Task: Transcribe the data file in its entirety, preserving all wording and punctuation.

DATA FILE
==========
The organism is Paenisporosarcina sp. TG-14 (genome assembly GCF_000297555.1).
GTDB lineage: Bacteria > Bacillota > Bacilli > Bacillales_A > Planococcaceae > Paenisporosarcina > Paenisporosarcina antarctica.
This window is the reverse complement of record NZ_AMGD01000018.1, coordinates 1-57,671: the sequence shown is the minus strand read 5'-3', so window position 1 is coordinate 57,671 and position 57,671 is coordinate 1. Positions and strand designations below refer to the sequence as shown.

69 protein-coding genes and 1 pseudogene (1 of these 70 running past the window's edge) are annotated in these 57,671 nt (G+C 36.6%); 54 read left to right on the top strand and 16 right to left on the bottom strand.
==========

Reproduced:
The organism is Paenisporosarcina sp. TG-14 (genome assembly GCF_000297555.1).
GTDB lineage: Bacteria > Bacillota > Bacilli > Bacillales_A > Planococcaceae > Paenisporosarcina > Paenisporosarcina antarctica.
This window is the reverse complement of record NZ_AMGD01000018.1, coordinates 1-57,671: the sequence shown is the minus strand read 5'-3', so window position 1 is coordinate 57,671 and position 57,671 is coordinate 1. Positions and strand designations below refer to the sequence as shown.

69 protein-coding genes and 1 pseudogene (1 of these 70 running past the window's edge) are annotated in these 57,671 nt (G+C 36.6%); 54 read left to right on the top strand and 16 right to left on the bottom strand.